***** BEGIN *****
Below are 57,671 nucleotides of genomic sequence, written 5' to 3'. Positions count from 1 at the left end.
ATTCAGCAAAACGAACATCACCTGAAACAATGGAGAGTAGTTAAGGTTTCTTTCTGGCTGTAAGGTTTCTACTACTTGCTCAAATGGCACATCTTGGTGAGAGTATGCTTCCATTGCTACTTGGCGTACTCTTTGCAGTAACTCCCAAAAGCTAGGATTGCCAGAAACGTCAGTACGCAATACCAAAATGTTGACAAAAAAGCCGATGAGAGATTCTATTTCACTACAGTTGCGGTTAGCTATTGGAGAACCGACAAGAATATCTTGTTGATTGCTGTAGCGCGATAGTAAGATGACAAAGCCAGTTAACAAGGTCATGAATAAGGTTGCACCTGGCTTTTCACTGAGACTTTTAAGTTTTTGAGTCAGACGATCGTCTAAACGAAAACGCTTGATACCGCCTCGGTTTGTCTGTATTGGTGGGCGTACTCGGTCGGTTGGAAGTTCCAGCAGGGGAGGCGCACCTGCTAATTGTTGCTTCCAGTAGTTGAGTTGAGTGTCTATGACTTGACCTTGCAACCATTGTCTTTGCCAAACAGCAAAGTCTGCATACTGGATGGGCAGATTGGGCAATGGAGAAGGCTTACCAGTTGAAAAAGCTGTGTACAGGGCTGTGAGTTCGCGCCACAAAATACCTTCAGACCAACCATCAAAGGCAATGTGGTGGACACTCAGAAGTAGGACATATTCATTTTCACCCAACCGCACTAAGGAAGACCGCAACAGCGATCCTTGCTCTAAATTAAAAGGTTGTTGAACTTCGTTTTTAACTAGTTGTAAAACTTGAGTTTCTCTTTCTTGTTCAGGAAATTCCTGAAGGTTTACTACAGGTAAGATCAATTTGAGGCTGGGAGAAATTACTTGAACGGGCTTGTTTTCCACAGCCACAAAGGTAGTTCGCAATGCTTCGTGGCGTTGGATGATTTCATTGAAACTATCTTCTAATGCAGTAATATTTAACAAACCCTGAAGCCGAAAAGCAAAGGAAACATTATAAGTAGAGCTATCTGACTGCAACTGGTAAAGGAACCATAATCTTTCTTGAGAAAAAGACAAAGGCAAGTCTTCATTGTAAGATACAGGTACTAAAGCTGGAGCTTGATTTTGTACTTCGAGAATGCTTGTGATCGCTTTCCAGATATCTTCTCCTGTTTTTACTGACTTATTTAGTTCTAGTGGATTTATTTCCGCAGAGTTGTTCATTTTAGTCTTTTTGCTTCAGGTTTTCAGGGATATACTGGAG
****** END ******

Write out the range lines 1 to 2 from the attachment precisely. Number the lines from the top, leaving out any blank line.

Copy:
Below are 57,671 nucleotides of genomic sequence, written 5' to 3'. Positions count from 1 at the left end.
ATTCAGCAAAACGAACATCACCTGAAACAATGGAGAGTAGTTAAGGTTTCTTTCTGGCTGTAAGGTTTCTACTACTTGCTCAAATGGCACATCTTGGTGAGAGTATGCTTCCATTGCTACTTGGCGTACTCTTTGCAGTAACTCCCAAAAGCTAGGATTGCCAGAAACGTCAGTACGCAATACCAAAATGTTGACAAAAAAGCCGATGAGAGATTCTATTTCACTACAGTTGCGGTTAGCTATTGGAGAACCGACAAGAATATCTTGTTGATTGCTGTAGCGCGATAGTAAGATGACAAAGCCAGTTAACAAGGTCATGAATAAGGTTGCACCTGGCTTTTCACTGAGACTTTTAAGTTTTTGAGTCAGACGATCGTCTAAACGAAAACGCTTGATACCGCCTCGGTTTGTCTGTATTGGTGGGCGTACTCGGTCGGTTGGAAGTTCCAGCAGGGGAGGCGCACCTGCTAATTGTTGCTTCCAGTAGTTGAGTTGAGTGTCTATGACTTGACCTTGCAACCATTGTCTTTGCCAAACAGCAAAGTCTGCATACTGGATGGGCAGATTGGGCAATGGAGAAGGCTTACCAGTTGAAAAAGCTGTGTACAGGGCTGTGAGTTCGCGCCACAAAATACCTTCAGACCAACCATCAAAGGCAATGTGGTGGACACTCAGAAGTAGGACATATTCATTTTCACCCAACCGCACTAAGGAAGACCGCAACAGCGATCCTTGCTCTAAATTAAAAGGTTGTTGAACTTCGTTTTTAACTAGTTGTAAAACTTGAGTTTCTCTTTCTTGTTCAGGAAATTCCTGAAGGTTTACTACAGGTAAGATCAATTTGAGGCTGGGAGAAATTACTTGAACGGGCTTGTTTTCCACAGCCACAAAGGTAGTTCGCAATGCTTCGTGGCGTTGGATGATTTCATTGAAACTATCTTCTAATGCAGTAATATTTAACAAACCCTGAAGCCGAAAAGCAAAGGAAACATTATAAGTAGAGCTATCTGACTGCAACTGGTAAAGGAACCATAATCTTTCTTGAGAAAAAGACAAAGGCAAGTCTTCATTGTAAGATACAGGTACTAAAGCTGGAGCTTGATTTTGTACTTCGAGAATGCTTGTGATCGCTTTCCAGATATCTTCTCCTGTTTTTACTGACTTATTTAGTTCTAGTGGATTTATTTCCGCAGAGTTGTTCATTTTAGTCTTTTTGCTTCAGGTTTTCAGGGATATACTGGAG